www.icmpd.org https://www.icmpd.org/ NEWS CENTRE en www.icmpd.org https://www.icmpd.org/typo3conf/ext/tt_news/ext_icon.gif https://www.icmpd.org/ 18 16 NEWS CENTRE TYPO3 - get.content.right http://blogs.law.harvard.edu/tech/rss Tue, 15 Oct 2019 15:36:05 +0200 Project News: MARIP invites journalists from Iraq and Pakistan to apply for migration reporting workshop https://www.icmpd.org//news-centre/news-detail/project-news-marip-invites-journalists-from-iraq-and-pakistan-to-apply-for-migration-reporting-work/ From 13 to 16 December, the German-funded project “Migration Awareness Raising in Iraq and...

The media plays an important role not only in informing and sensitizing public opinion and public discourse, but also in shaping policy approaches to migration by reporting on migration issues. By underlining the most pressing migration challenges, informing about numerous benefits of migration, capitalising on certain migration topics and omitting others, the media has a vast influence on the formation of a broad image and perception of migration itself.

The new ICMPD-led project, MARIP, recognises the key role of the media and has developed a workshop to provide migration expertise to journalists from Pakistan and Iraq. It will take place from 13 to 16 December in Istanbul, Turkey. Participants will be exposed to a broad range of migration topics including legal and labour migration, prevention of irregular migration, trafficking & smuggling, and receive training on how to report, and not report, on them.

Eligible candidates have to be citizens from either Pakistan or Iraq and should work as employed or freelance journalists. They should have basic knowledge of or a keen interest in working on migration topics. All travel, accommodation and training expenses will be covered; participants will be selected by mid-November via a detailed call for applications.

Participation should result in the publication of stories on migration topics by the end of January 2020 in Pakistani, respectively Iraqi, media outlets.


The overall objective of the MARIP project is to raise awareness on safe, orderly and legal migration and the dangers and consequences of irregular migration, human trafficking and migrant smuggling. Its key features are migration awareness campaigns in both countries as well as engaging media and journalists from both countries to support better understanding of and reporting on migration topics in mainstream media.

Tue, 15 Oct 2019 15:36:05 +0200
Expert Voice: Diaspora engagement – an unfinished business https://www.icmpd.org//news-centre/news-detail/expert-voice-diaspora-engagement-an-unfinished-business/ Following the launch of the European Union Global Diaspora Facility, Oleg Chirita, Head of Global... Looking back… to grasp the present

The Ancient Greek word “diaspora” derives from the verb “diaspeirein” which means “to scatter” or “to spread about”. The evolution of this word and its connotation is connected with human history and diverse forms of migrations in general, and Jewish, Armenian and African histories in particular. Since the 1980s, the concept of diaspora and diaspora studies has increasingly gained attention and seen a remarkable upsurge to the point that it now implies, to a large degree, different categories of migrants. Nowadays, the word diaspora is widely applied in journalism, politics and academia as well as in popular usage.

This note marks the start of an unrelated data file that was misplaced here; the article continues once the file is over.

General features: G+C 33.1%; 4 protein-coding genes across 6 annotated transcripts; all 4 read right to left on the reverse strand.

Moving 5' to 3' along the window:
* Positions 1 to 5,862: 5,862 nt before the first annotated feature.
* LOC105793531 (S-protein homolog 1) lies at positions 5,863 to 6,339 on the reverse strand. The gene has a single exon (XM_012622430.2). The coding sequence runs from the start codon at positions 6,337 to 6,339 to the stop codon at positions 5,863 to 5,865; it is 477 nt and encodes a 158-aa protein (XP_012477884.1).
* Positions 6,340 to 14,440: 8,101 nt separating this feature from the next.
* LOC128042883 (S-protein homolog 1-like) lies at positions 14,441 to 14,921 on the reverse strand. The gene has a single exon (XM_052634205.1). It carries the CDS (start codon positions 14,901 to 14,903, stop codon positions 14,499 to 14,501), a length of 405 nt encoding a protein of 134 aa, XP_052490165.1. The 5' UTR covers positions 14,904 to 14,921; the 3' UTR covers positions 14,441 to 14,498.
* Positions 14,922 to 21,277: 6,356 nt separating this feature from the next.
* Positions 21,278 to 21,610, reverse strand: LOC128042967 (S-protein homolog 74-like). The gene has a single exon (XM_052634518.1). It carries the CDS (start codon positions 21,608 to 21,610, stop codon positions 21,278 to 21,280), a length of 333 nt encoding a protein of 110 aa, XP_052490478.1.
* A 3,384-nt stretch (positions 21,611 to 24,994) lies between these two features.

Defining the concept of diaspora is not an easy task. Problems emerge when the definition is either too narrow or too broad. As one scholar put it, “as a concept, diaspora produces powerful insights into the world that migration creates, but it can also produce some powerful distortions, depending on how the term is used and for what purpose” .

Whilst it is a delicate matter to formulate the concept of diaspora, it is a requisite for policy-making purposes, building bridges and establishing collaborative environments, to name but a few. For instance, for the African Union, “the African diaspora consists of peoples of African origin living outside the continent, irrespective of their citizenship and nationality, and who are willing to contribute to the development of the continent and the building of the African Union”. The Moldovan Government considers that its diaspora includes “the citizens of the Republic of Moldova settled temporarily or permanently abroad, the persons originating from the Moldova and their descendants, as well as the communities established by them.” For the Irish Government, “the Irish diaspora comprises emigrants from Ireland and their descendants around the world and those with a tangible connection to Ireland”.

The proliferation of the term ‘diaspora’ since the 1980s can be linked to historical events (e.g. decolonisation, collapse of the Soviet Union), displacement of certain populations on various continents, the increase in numbers of migrants, forced displacement, technologies facilitating communications, etc. The need to codify groups created by these developments explains why the term has become popular despite not being homogenous. These developments also led more and more governments to, for the first time, put in place measures to connect with their citizens or descendants abroad, often in search of economic or political support. Back in the 1980s, there were only a few diaspora-related governmental agencies in the world. Their numbers have rapidly increased since then, with more than half of today’s UN Member States having public authorities dedicated to diaspora engagement.